I suspect that none present would have been willing to announce a personal belief that they have no “love” for anything or anyone.

    While I enjoyed the article on Darwin, I suggest that those who wish others to consider the issues carefully and thoughtfully weaken their ability to stimulate such careful thought by insisting that the reader accept as a condition to such thoughtful consideration a conscious acceptance that the concept of God must be false. Publishers sometimes also fall into this trap. I would prefer to access these articles with the first thought that I will be given an opportunity to engage in stimulating and thoughtful consideration of many a vast interesting educational experience of modern discoveries and new ways of thinking about old things. I don’t want to search out the publication on the web with the forethought that I am going to an “Anti God” web site to improve my knowledge.

    While this publication does a pretty good job on this issue, the readers comments which are published indicate that the readers (or at least those to take time to comment) focus too much on the “Anti-God” content.

  9. Jonathan Lowe says:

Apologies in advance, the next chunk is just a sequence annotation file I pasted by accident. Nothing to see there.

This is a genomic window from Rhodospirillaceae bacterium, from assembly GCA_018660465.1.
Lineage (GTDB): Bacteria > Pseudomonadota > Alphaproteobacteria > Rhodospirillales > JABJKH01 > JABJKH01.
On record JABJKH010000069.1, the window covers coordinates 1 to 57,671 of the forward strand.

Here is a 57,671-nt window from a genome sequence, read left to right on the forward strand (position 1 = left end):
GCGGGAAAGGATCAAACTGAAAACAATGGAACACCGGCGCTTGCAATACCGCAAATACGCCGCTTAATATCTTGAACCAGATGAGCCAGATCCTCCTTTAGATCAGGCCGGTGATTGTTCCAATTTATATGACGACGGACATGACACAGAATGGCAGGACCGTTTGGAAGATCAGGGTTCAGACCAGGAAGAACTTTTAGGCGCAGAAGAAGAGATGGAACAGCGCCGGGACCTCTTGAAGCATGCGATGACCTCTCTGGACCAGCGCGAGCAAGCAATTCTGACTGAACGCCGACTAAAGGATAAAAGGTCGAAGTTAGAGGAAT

You are perceptive. As the reviewer, I can tell you that I myself am a Christian, and do believe in God. (Also wrote a Christian horror novel titled “Awakening Storm.”) But this is faith. I also have an interest in science, and have studied astronomy, and so I do not believe in a young Earth, or that God could not have utilized evolution. Interestingly, when I did research for an article for Sky & Telescope, I learned that the Catholic church (I’m protestant, however) operates a telescope on Mt. Graham in Arizona. So it’s possible (albeit rare) to have faith and still bend to proven theorems. Many use “God” as a tool of greed. Think Benny Hinn, Ken Copeland and the like. It is interesting to me that those who are the most dogmatic end up falling the hardest and furthest off the cliff of reason and morality. Copeland’s parachute won’t open when that $20 Million jet he flies “for the glory of God” catches flames. Dressing like Michael Jackson might aid Hinn in catching the donations of the poor people he robs, but he (and the makers of documentaries like this one) do no service to religion by pretending to be what they don’t even understand. “I don’t know” is a wise statement, not a weak one. Faith isn’t stupid, either. It’s what it is. Human.